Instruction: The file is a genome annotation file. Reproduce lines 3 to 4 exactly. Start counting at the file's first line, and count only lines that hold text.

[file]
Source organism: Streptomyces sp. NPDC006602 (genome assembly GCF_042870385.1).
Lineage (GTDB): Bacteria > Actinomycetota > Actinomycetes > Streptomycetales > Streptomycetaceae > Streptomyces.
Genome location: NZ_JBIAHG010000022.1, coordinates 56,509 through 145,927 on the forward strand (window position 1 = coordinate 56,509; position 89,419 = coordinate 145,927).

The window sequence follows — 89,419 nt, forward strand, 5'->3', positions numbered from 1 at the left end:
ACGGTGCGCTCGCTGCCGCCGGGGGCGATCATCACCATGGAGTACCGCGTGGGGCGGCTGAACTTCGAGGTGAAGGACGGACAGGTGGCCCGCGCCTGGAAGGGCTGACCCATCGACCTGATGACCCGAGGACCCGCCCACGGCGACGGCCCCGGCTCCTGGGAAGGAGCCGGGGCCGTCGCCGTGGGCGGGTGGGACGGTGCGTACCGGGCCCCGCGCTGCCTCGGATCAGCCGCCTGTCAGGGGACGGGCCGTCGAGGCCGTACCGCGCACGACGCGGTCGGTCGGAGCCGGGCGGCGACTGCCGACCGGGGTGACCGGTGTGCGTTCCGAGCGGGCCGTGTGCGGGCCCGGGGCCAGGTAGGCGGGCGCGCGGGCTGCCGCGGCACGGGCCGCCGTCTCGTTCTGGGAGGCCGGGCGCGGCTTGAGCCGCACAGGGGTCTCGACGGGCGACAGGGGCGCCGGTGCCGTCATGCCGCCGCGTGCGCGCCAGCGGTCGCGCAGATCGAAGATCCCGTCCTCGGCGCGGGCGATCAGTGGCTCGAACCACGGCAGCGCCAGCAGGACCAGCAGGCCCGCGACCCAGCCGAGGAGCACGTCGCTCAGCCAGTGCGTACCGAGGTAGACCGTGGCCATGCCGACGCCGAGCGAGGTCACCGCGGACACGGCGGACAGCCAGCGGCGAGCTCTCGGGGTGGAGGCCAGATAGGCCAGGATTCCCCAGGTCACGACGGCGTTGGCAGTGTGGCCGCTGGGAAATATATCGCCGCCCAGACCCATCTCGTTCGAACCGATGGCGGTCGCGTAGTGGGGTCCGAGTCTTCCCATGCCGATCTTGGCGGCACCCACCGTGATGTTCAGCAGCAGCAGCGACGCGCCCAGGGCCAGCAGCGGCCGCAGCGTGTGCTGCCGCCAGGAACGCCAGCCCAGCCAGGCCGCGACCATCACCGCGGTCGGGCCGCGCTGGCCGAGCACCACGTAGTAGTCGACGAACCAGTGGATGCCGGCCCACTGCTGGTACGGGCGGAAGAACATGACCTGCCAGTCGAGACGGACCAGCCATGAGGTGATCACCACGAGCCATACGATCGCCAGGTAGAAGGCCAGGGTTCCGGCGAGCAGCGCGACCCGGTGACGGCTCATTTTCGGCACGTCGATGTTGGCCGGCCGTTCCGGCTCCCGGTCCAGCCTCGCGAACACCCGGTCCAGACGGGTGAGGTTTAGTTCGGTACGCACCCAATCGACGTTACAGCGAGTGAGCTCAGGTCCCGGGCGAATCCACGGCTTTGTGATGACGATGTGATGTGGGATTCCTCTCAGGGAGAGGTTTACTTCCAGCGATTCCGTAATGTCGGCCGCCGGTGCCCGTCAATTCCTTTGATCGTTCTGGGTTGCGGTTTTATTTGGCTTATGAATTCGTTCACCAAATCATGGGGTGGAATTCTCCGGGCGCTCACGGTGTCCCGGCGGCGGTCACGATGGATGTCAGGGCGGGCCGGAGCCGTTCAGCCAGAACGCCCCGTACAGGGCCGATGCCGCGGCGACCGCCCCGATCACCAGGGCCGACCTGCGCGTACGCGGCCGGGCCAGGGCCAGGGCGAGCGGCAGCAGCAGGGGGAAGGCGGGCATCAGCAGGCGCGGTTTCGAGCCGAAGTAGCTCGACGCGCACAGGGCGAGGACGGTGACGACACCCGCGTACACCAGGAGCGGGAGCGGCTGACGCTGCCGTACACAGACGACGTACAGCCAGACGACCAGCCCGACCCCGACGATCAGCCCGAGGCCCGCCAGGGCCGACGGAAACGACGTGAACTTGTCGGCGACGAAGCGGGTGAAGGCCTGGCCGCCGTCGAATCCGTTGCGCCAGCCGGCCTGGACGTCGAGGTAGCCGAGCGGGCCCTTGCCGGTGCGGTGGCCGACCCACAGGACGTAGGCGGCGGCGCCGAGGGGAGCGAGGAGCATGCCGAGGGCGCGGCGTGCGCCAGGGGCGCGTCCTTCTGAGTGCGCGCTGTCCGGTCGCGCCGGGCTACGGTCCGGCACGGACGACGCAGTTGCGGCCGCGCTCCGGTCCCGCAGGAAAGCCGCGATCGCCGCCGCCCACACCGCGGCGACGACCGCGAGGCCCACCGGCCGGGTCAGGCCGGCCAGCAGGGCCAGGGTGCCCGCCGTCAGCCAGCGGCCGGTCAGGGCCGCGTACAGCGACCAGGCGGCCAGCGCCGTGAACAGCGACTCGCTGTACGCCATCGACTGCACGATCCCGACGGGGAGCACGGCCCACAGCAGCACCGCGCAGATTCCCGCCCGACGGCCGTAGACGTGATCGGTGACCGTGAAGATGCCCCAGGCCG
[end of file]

Genome location: NZ_JBIAHG010000022.1, coordinates 56,509 through 145,927 on the forward strand (window position 1 = coordinate 56,509; position 89,419 = coordinate 145,927).

The window sequence follows — 89,419 nt, forward strand, 5'->3', positions numbered from 1 at the left end: